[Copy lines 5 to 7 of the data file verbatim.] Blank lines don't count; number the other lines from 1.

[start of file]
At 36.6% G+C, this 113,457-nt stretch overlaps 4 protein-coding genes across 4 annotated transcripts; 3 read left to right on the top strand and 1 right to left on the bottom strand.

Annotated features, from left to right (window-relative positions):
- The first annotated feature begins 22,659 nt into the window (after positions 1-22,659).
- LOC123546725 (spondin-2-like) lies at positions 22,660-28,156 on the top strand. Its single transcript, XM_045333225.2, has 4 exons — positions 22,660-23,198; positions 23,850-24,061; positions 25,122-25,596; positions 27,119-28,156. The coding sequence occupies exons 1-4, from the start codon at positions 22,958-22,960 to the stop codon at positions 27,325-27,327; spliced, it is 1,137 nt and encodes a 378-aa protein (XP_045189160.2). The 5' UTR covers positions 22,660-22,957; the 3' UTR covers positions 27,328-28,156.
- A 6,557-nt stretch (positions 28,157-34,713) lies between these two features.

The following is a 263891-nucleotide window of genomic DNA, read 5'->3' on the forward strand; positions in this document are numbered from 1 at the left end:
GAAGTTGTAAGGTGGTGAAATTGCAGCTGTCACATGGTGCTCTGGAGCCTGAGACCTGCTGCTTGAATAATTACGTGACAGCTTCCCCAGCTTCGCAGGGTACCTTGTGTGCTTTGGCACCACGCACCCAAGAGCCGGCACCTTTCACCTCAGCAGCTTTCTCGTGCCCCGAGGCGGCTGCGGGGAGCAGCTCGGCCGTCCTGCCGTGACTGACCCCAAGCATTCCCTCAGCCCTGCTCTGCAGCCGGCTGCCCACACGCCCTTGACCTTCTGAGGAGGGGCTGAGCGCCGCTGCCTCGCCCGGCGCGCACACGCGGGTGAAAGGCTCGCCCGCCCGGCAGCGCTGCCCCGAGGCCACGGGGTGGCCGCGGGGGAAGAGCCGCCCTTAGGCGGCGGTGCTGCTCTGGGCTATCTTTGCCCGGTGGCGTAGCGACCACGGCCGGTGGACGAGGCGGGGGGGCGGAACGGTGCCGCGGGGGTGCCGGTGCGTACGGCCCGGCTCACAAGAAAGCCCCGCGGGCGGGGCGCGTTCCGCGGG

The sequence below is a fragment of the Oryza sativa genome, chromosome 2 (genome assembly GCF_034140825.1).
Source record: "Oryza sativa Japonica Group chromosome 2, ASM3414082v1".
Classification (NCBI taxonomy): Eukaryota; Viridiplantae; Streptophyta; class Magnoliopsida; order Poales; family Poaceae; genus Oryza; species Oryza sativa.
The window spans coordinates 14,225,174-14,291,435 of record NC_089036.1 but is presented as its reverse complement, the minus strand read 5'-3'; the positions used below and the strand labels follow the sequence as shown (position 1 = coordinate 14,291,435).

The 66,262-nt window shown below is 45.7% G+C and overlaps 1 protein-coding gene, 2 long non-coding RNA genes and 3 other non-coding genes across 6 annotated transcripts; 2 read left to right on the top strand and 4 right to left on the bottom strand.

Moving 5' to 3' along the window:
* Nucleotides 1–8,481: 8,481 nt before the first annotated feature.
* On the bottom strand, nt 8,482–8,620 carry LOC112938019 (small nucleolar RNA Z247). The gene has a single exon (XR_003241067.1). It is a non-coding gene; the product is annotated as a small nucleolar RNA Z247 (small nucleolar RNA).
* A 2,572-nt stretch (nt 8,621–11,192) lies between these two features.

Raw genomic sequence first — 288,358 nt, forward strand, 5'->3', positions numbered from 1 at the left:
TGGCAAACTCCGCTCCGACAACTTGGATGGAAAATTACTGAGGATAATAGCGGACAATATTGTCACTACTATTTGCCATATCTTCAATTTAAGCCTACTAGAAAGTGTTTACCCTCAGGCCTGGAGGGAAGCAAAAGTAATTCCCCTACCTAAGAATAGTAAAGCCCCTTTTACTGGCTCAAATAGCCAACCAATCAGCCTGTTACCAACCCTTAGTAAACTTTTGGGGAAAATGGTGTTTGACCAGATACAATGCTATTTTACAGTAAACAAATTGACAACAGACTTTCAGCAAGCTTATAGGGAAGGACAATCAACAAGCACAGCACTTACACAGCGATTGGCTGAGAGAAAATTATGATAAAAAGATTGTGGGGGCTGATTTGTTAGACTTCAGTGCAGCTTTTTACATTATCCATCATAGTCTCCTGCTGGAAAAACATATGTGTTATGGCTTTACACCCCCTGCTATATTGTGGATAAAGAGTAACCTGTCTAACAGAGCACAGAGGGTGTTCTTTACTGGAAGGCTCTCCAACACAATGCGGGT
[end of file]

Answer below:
- A 6,557-nt stretch (positions 28,157-34,713) lies between these two features.

The following is a 263891-nucleotide window of genomic DNA, read 5'->3' on the forward strand; positions in this document are numbered from 1 at the left end:
GAAGTTGTAAGGTGGTGAAATTGCAGCTGTCACATGGTGCTCTGGAGCCTGAGACCTGCTGCTTGAATAATTACGTGACAGCTTCCCCAGCTTCGCAGGGTACCTTGTGTGCTTTGGCACCACGCACCCAAGAGCCGGCACCTTTCACCTCAGCAGCTTTCTCGTGCCCCGAGGCGGCTGCGGGGAGCAGCTCGGCCGTCCTGCCGTGACTGACCCCAAGCATTCCCTCAGCCCTGCTCTGCAGCCGGCTGCCCACACGCCCTTGACCTTCTGAGGAGGGGCTGAGCGCCGCTGCCTCGCCCGGCGCGCACACGCGGGTGAAAGGCTCGCCCGCCCGGCAGCGCTGCCCCGAGGCCACGGGGTGGCCGCGGGGGAAGAGCCGCCCTTAGGCGGCGGTGCTGCTCTGGGCTATCTTTGCCCGGTGGCGTAGCGACCACGGCCGGTGGACGAGGCGGGGGGGCGGAACGGTGCCGCGGGGGTGCCGGTGCGTACGGCCCGGCTCACAAGAAAGCCCCGCGGGCGGGGCGCGTTCCGCGGG